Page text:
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Best Skipping Jig

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What is the best skipping jig? I used the Strike King Structure Jig which skips very well but the hookup ratios are terrible (And I snapped it off). What jigs do you use to skip?

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I don't skip jigs a lot, but when i do i use seibert's dock rocker jig.

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I did use a 1/4 oz arky or stanley depending on what I was skipping under, but since the new lead ban in Massachusetts. Ive been forced to use the cheapo 1/4 oz tin eagle claws, as a good 1/4 oz has eluded me so far. They work, but im sure someone is pouring a better one.

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The trailer has more of an impact on skip-ability than head shape.  Use a wider/flat trailer like a beaver as opposed to a skinny/narrow trailer like a rage craw.  It still doesn't make a huge difference, but I'd focus more on trailer than head shape....Just pick a jig that you like.  Longer skirts and longer or extra 'flappy' trailers can cost you some distance too as they drag on the surface more.  I generally try to keep my jigs a little more compact when skipping.  

Having said all that...The real key is practice.  It's 95% ability, 5% tackle.  

Since you asked for a specific recommendation...The @Siebert Outdoors Dock Rocker is an excellent all around jig, I use that head shape for just about everything.  If you get it with the Deep Throat hook (Dredge) it seems to hold the trailer a little better when skipping due to the angle of the bend.  

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Flat ones or lighter ones....Arkie Jigs skip well and are good for swimming or pitching, I have a few jigs that have heads like on the slider Jig heads,and they are awesome for skipping and weedless so you can rifle them far back in the bushes etc....

If you look at skipping Jigs, they usually have heads like Swim Jigs, but the trailer helps with skipping, some trailers allow you to skip a jig better, but it really comes down to rod angle and practice. I am really good at losing Jigs when skipping docks/Shorelines because I always try to make the cast to the spot that if I get a strike, since nobody else has made the cast, I have a 10% chance of getting the fish in,or odds are I will just get snagged.....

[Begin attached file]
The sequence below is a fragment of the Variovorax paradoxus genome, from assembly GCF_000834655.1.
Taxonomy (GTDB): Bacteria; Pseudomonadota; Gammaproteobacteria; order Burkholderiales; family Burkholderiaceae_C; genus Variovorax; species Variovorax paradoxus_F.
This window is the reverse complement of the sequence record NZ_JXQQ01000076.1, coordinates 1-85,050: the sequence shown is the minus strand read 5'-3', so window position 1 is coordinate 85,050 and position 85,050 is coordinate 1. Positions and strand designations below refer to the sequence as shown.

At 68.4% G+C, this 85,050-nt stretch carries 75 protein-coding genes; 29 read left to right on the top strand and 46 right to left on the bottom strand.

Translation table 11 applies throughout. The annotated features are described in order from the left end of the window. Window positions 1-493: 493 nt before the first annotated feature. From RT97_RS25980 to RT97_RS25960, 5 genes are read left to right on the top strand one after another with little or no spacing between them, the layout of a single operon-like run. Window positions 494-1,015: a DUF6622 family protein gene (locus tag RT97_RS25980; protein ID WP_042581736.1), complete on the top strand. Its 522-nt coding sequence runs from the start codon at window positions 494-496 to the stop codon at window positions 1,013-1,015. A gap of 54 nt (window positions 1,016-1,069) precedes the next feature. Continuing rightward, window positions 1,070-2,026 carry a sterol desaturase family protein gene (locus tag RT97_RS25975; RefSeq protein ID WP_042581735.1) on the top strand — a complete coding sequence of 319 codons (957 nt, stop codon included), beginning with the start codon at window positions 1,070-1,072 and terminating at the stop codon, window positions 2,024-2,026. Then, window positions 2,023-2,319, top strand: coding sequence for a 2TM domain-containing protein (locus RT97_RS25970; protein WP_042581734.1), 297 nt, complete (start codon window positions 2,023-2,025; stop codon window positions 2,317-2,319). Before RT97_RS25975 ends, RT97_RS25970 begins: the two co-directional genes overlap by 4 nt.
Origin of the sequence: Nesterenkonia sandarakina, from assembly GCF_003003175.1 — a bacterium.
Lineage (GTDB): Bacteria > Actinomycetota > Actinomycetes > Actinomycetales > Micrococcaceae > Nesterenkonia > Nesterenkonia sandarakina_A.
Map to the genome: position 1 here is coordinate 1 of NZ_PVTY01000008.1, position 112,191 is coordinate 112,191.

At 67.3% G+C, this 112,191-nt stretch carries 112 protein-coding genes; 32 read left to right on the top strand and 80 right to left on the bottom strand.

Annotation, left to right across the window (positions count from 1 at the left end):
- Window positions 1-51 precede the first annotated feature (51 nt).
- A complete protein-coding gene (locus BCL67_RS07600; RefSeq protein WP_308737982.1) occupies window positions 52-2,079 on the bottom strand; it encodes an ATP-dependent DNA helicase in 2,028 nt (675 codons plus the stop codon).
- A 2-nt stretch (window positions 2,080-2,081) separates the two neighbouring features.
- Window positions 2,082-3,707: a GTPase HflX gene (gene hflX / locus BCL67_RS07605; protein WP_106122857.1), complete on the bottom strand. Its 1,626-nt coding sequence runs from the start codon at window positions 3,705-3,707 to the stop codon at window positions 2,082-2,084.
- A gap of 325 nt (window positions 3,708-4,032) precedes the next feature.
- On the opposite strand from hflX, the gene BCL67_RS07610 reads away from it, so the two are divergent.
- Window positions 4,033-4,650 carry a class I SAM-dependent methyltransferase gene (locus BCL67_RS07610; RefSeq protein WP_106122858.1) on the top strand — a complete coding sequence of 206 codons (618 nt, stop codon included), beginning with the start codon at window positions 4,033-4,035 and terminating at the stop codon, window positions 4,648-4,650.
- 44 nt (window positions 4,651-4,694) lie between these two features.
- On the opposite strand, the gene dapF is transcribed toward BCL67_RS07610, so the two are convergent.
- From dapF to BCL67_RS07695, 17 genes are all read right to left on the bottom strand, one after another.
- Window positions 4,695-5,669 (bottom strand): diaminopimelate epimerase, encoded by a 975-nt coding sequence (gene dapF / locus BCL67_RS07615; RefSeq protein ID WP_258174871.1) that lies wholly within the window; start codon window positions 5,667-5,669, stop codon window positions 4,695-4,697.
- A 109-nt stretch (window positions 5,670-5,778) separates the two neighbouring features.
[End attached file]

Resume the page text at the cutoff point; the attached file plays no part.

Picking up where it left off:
So I usually skip Tubes. Much Cheaper to lose. They also stay on the shank easy. Another benefit of a tube with weight inside, if you mess up a skip, you won't spook all the fish when the bait smashes the water and you tick off your partner because it is really loud. Tubes cause less commotion and fish usually smash them just as good as  a jig in tight spots.

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IMO, a tube jig with a sixty degree line tie is one of the easiest to skip with.  You can vary the size tube you use from 3.5in. to 5in. and rig them with the hook either exposed or 'stupid' style.  Add a rattle, or stuff the tube with a packing peanut for a slow, enticing fall.  With the right tackle, you can skip a tube under and out the opposite side of a dock with little effort.

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14 hours ago, Logan S said:

It's 95% ability, 5% tackle.  

I agree with your point, but I have to say it's gotta be more than 5% tackle. You can't skip a 10xd I don't care who you are! :lol:

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7 hours ago, j bab said:

I agree with your point, but I have to say it's gotta be more than 5% tackle. You can't skip a 10xd I don't care who you are! :lol:

Point taken :D...If I had a 10XD I might try it as a challenge though!

What I meant by 5% tackle is that if you know what you're doing the rod/reel/line/bait doesn't matter a whole lot for 'normal' skipping scenarios.  The shape of the jighead isn't going turn a flop into a skip.  

 

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Logan is spot on.  I skip jigs A LOT.  While some do work a little better than others, it really comes down to technique and skill.  Practice, practice, practice!

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3 hours ago, Logan S said:

The shape of the jighead isn't going turn a flop into a skip.  

Excellent point. I know that's the truth because all my skips are flops no matter what tackle I use :P 

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